Obstetrics Outcomes: A Comparison between Birthing Center and Conventional Labor Ward
Keywords:Birthing center, Labour ward, Obstetrics outcomes
Introduction: Birthing Centers (BC) are increasingly accepted worldwide as an alternate low cost place of birth. The concept is especially relevant for developing countries with limited resources and constraints regarding availability of specialists and hospital beds. The various studies have concluded that when proper risk analyses are conducted and referral rules followed, there is no evidence of increased maternal or perinatal risk at BC compared to standard hospital deliveries.
Materials and Methods: This was a prospective, observational and comparative hospital based study done at Paropakar Maternity and Women’s Hospital (PMWH),Kathmandu. The study was conducted on pregnant women without any known risk factors for complications who were admitted in BC and labor ward (LW) for delivery. Details on mode of delivery, genital tract status, Postpartum hemorrhage (PPH) and neonatal outcomes were collected. Descriptive data analysis was done using SPSS.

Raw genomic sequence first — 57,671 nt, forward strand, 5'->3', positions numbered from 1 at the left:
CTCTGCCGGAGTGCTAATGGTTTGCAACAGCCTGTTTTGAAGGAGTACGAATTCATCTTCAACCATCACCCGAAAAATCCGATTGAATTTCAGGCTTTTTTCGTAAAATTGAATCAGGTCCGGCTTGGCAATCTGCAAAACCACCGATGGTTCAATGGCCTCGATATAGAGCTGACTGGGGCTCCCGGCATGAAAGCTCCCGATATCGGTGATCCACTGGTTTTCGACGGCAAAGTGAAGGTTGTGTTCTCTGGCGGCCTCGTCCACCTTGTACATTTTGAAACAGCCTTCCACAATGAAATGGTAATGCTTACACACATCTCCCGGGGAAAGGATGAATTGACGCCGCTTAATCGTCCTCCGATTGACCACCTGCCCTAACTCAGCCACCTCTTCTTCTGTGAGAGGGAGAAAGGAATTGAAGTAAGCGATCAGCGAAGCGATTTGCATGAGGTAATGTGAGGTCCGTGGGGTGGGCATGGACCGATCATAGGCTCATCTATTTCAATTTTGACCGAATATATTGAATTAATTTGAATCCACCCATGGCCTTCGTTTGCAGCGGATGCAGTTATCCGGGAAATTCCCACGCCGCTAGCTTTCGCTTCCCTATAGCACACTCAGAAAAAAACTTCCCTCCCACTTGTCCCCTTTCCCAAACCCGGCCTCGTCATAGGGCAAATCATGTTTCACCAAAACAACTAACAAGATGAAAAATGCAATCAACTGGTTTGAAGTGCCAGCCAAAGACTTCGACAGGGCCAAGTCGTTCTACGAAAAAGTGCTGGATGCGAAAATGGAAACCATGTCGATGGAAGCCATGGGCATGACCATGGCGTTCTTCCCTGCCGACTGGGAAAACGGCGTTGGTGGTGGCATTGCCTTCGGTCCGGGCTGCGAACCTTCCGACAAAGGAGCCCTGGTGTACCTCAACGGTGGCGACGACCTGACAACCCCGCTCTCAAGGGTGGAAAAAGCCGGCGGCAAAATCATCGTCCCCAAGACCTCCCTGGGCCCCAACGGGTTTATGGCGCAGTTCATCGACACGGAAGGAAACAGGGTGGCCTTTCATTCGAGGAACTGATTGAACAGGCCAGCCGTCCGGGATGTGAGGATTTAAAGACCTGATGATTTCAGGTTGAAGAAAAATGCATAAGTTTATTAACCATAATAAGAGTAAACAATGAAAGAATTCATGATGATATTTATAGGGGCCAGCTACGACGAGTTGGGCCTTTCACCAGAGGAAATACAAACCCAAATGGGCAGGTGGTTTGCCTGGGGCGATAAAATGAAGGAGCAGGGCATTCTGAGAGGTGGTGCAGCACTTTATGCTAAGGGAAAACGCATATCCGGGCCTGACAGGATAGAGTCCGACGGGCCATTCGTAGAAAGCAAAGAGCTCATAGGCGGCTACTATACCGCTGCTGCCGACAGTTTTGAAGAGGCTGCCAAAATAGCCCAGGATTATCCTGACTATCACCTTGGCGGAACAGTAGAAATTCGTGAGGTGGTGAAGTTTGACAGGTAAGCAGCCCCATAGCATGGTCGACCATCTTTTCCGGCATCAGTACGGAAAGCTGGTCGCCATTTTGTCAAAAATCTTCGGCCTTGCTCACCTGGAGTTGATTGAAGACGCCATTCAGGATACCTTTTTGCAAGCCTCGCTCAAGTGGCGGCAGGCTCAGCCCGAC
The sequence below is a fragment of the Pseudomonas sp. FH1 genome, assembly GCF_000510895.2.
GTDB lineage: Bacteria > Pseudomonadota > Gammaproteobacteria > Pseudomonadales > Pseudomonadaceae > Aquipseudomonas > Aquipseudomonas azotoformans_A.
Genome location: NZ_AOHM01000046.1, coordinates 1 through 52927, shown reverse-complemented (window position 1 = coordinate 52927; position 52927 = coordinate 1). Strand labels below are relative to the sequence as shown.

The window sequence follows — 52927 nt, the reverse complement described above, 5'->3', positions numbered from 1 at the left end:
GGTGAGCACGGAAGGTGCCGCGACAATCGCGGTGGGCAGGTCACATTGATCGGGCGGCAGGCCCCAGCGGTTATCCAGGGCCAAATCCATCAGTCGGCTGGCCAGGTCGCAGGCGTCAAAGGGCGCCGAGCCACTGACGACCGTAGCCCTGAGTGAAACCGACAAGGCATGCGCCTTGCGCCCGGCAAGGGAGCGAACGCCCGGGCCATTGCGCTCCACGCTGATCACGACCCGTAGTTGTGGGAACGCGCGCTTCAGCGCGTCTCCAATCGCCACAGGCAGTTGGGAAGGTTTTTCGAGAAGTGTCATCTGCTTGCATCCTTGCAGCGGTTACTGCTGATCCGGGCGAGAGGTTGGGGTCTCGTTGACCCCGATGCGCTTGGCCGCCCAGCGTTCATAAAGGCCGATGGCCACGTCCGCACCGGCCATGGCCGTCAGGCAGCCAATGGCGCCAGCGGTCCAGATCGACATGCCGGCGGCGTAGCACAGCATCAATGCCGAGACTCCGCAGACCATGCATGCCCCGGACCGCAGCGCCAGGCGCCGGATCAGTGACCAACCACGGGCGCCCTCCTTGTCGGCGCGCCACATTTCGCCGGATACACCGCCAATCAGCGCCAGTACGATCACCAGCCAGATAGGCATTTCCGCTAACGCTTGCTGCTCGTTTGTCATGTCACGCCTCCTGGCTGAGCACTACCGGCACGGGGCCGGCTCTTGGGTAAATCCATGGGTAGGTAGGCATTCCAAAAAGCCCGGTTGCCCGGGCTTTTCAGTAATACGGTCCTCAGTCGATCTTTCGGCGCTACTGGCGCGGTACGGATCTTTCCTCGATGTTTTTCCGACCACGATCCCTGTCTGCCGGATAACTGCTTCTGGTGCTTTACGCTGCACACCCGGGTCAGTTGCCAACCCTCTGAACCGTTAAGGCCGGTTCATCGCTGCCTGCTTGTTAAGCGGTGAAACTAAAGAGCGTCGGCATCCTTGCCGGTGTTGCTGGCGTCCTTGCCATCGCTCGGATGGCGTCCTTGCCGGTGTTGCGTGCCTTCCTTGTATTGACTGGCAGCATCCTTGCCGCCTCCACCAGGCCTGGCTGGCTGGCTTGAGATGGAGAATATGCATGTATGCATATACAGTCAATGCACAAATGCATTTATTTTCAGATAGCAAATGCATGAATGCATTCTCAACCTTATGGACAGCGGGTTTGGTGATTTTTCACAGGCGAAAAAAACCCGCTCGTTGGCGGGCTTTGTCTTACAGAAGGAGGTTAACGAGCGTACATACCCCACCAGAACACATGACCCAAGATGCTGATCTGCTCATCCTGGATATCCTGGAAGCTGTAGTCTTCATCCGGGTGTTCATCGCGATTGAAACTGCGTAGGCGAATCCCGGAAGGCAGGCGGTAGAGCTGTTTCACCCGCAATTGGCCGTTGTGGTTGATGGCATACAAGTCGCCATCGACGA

Results: Out of 5132 deliveries, 25.3% had no known risk factor and hence were eligible for study; no statistically significant difference was observed between BC & LW in relation to mode of delivery, perineal trauma, PPH and neonatal outcomes; however, practice of episiotomy was significantly less frequent in BC.
Conclusion: When proper risk analyses are conducted and referral rules followed, there is no evidence of adverse obstetrics outcome at BC as compared to standard hospital deliveries. Triaging of low risk pregnancy to a BC is a viable strategy, especially in a resource poor country. This lessens the burden in standard maternity unit so that specialists will be able to provide a quality care to high risk pregnancies.
© Medical Journal of Pokhara Academy of Health Sciences